Wheat is being marketed against a background of fundamental oversupply, but the behaviour of funds in Chicago, something not necessarily driven by fundamentals, is proving important.
“The market came down on global economic concerns that were mainly linked to crude oil prices falling through the floor plus a slowdown in the major economies, especially China,” David Woodland, trader at Gleadell Agriculture told Agritrade News. “What you have now is the situation where we are seeing crude values bounce by $15 or $20. There is talk of better economic data coming out of places like China.
“On top of that, despite a fundamental oversupply of grain this year that could spill into the next marketing year, the size of the fund short in Chicago is proving a big problem,” he continued. “Along with the odd weather issue, mainly linked to dryness in the US plains, North Africa and parts of the Ukraine, the market is vulnerable to bouts of short covering, given the oversupply and bearish fundamentals.”
“The funds are bound to buy at some stage,” Mr Woodland noted. “They won’t give a stuff what they think about the fundamentals. If they decide to buy, they will buy. It is almost a technical position, the fund short against the bearish fundamentals.”
Closer to home, there are big stocks in Europe. “We are going to see a wheat carry out of 20 million tonnes plus in Europe, of which the majority will be held by the French,” he said. “There is still massive uncertainty about Egypt and whether it will take a tolerance on ergot in its wheat.”
Mr Woodland explained that Egypt’s new head of quarantine has insisted that the country will have a zero tolerance policy, even though the agriculture minister has said it will accept a 0.05% tolerance. “There is a bit of a clash there, but that doesn’t help when you have got the vessels afloat and waiting to arrive in Egypt,” he observed. “Certainly zero tolerance would not be preferential to French suppliers.”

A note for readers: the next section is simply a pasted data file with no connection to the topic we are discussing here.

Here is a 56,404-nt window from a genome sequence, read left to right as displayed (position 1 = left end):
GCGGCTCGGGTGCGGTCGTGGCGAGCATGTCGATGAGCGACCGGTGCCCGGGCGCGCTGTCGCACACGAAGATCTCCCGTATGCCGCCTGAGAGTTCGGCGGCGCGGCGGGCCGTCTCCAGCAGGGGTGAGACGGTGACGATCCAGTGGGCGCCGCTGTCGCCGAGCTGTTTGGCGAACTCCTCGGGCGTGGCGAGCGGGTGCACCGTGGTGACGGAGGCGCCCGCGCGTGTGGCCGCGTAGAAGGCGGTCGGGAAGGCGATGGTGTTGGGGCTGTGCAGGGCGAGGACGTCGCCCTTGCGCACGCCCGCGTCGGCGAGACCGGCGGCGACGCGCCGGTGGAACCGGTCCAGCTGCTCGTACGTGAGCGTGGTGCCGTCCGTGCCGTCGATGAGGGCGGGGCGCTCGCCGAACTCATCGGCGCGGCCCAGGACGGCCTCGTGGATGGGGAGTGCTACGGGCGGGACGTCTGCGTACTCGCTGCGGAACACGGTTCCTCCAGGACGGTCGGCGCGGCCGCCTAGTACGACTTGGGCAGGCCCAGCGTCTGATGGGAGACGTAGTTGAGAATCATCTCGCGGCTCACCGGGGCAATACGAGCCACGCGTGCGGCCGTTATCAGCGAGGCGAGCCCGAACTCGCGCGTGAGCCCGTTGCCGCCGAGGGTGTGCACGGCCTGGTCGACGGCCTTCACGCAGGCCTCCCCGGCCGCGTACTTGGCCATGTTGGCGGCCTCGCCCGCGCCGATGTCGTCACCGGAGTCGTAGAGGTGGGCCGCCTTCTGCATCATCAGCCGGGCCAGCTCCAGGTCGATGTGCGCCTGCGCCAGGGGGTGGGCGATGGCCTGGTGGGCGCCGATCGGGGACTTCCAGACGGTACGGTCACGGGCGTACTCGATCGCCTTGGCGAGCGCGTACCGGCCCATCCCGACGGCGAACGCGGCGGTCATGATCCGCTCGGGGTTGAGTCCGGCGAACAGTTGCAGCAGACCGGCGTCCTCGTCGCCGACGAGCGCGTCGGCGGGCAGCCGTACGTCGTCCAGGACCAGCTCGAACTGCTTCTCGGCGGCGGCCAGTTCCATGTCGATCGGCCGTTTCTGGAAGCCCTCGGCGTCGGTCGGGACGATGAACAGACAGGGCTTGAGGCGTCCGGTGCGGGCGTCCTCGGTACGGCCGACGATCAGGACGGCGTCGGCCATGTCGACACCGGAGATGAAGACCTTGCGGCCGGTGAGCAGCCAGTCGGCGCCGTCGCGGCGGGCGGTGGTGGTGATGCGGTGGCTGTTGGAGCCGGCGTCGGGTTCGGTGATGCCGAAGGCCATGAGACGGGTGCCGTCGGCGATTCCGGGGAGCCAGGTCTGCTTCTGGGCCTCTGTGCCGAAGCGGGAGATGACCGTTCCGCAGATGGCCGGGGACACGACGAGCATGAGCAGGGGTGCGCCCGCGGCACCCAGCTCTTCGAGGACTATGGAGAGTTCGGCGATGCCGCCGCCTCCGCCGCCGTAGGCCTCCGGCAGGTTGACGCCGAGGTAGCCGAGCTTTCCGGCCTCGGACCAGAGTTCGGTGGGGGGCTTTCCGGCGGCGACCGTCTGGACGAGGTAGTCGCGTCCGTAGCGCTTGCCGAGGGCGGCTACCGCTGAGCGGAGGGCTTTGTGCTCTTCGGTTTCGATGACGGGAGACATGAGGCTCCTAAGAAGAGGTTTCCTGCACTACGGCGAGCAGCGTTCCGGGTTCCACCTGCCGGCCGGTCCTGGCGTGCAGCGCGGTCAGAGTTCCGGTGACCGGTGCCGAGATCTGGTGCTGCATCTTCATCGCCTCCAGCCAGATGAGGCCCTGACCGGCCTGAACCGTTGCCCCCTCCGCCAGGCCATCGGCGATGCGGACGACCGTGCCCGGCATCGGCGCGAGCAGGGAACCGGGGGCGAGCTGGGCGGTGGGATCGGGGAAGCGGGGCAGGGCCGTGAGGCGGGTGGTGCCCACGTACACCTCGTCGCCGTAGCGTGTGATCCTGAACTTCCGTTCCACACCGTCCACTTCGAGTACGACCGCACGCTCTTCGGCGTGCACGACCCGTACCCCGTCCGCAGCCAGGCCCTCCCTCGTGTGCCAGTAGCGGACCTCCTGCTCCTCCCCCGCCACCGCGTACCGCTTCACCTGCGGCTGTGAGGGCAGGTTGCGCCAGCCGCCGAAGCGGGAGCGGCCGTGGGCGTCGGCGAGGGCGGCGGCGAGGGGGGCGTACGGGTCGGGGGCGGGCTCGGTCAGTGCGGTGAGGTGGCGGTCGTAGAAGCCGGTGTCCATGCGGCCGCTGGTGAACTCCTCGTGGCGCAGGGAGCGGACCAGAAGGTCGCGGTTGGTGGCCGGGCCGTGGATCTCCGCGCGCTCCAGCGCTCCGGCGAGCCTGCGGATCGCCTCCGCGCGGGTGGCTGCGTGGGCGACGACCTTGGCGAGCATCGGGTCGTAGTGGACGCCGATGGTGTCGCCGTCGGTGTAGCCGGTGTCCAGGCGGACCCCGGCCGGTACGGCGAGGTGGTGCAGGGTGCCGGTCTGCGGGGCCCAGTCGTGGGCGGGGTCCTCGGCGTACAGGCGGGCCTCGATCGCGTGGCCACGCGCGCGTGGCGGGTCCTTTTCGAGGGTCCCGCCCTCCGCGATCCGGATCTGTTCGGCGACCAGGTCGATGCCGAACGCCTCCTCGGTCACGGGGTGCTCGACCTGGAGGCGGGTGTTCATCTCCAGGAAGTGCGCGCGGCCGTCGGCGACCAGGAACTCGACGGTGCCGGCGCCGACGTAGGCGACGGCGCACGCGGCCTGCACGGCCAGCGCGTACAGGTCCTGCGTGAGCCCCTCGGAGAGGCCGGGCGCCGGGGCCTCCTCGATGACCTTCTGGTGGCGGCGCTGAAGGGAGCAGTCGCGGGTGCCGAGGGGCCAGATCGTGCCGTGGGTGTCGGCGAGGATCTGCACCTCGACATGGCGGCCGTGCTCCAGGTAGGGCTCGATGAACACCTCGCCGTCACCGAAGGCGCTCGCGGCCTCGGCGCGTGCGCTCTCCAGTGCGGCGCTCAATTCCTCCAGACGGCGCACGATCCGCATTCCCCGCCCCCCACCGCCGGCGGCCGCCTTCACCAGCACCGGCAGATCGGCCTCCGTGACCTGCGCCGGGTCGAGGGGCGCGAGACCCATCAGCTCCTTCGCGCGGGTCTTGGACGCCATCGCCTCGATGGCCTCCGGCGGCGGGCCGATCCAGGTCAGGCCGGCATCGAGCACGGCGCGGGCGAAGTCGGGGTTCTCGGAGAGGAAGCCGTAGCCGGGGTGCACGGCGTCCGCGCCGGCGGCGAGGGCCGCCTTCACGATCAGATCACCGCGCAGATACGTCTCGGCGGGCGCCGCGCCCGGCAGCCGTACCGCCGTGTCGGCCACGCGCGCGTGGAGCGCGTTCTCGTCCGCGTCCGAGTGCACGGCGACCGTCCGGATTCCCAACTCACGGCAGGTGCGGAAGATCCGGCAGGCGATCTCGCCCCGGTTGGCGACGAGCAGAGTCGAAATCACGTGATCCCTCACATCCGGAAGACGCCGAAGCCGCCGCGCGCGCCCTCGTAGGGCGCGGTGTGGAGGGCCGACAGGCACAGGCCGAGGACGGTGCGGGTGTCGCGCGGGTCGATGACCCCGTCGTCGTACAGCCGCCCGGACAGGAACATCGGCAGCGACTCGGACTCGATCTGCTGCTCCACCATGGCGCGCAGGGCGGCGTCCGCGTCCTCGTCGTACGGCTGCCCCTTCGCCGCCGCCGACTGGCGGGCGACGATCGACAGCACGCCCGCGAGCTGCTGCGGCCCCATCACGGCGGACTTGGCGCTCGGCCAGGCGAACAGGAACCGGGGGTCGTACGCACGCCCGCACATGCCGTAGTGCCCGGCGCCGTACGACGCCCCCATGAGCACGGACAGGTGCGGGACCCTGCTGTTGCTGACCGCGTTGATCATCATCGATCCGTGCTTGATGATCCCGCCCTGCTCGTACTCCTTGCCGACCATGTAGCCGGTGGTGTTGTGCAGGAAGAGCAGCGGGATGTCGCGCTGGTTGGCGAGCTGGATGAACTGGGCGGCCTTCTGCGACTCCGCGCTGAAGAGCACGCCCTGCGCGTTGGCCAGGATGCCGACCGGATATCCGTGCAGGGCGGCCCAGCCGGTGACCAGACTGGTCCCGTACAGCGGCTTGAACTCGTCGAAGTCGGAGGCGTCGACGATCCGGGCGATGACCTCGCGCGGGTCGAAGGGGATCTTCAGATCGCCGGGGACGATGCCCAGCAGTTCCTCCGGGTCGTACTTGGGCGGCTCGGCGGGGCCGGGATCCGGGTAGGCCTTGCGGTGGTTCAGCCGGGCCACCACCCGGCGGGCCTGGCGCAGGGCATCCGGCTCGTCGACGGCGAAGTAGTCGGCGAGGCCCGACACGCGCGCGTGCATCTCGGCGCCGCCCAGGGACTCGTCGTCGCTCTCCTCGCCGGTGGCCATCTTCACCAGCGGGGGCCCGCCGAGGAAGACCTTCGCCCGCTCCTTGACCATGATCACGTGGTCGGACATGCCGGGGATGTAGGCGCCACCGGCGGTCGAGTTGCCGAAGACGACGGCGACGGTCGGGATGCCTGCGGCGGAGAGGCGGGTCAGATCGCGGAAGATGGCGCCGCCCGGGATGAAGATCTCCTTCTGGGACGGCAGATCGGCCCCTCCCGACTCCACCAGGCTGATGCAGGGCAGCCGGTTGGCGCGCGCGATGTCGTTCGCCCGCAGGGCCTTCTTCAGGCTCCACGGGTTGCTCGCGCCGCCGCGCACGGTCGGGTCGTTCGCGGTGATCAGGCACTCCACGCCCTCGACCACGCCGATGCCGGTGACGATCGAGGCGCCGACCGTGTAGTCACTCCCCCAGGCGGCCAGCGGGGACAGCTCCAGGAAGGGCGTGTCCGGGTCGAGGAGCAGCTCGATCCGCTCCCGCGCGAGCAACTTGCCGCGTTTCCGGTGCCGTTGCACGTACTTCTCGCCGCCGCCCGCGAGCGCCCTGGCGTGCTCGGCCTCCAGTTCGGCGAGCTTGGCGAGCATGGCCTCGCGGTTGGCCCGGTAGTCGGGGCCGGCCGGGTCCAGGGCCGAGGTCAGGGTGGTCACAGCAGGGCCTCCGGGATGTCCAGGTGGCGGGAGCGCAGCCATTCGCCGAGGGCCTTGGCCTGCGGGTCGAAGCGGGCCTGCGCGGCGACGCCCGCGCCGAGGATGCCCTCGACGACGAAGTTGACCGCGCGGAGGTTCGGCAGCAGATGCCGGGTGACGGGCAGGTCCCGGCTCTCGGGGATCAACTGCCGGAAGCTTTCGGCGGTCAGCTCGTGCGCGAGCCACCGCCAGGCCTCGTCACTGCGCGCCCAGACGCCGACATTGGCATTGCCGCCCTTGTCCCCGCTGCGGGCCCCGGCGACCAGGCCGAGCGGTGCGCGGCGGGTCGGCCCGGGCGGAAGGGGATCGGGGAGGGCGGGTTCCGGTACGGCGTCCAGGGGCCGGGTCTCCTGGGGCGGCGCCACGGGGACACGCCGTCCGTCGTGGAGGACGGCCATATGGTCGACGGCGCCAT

He reported big build ups of stock in Europe and the former Soviet Union. “You have got farmer retention prominent across most of the Black Sea and Europe,” he said. “In the UK we have got a very steady programme of exports at the moment, which has underpinned farm levels, but there are signs of this easing as we get into the final quarter – April- June. Then we will really see the whites of their eyes on how much wheat there is on farm - according to the figures, there is a lot.”
Meanwhile the new wheat crop looks set to be a big one, but it could still be subject to weather problems. “We have got out of the winter now and crops have come out probably in the best shape that they have been for many a year,” Mr Woodland concluded. “If we have a major weather problem, potentially there is a substantial downside on the new crop.”